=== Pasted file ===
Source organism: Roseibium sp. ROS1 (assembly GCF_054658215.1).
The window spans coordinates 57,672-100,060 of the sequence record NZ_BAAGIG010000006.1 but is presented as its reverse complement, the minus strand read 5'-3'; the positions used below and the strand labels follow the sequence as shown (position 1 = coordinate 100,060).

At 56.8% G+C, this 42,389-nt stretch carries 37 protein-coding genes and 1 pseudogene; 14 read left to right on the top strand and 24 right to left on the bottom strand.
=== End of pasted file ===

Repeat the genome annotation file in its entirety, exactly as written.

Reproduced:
Source organism: Roseibium sp. ROS1 (assembly GCF_054658215.1).
The window spans coordinates 57,672-100,060 of the sequence record NZ_BAAGIG010000006.1 but is presented as its reverse complement, the minus strand read 5'-3'; the positions used below and the strand labels follow the sequence as shown (position 1 = coordinate 100,060).

At 56.8% G+C, this 42,389-nt stretch carries 37 protein-coding genes and 1 pseudogene; 14 read left to right on the top strand and 24 right to left on the bottom strand.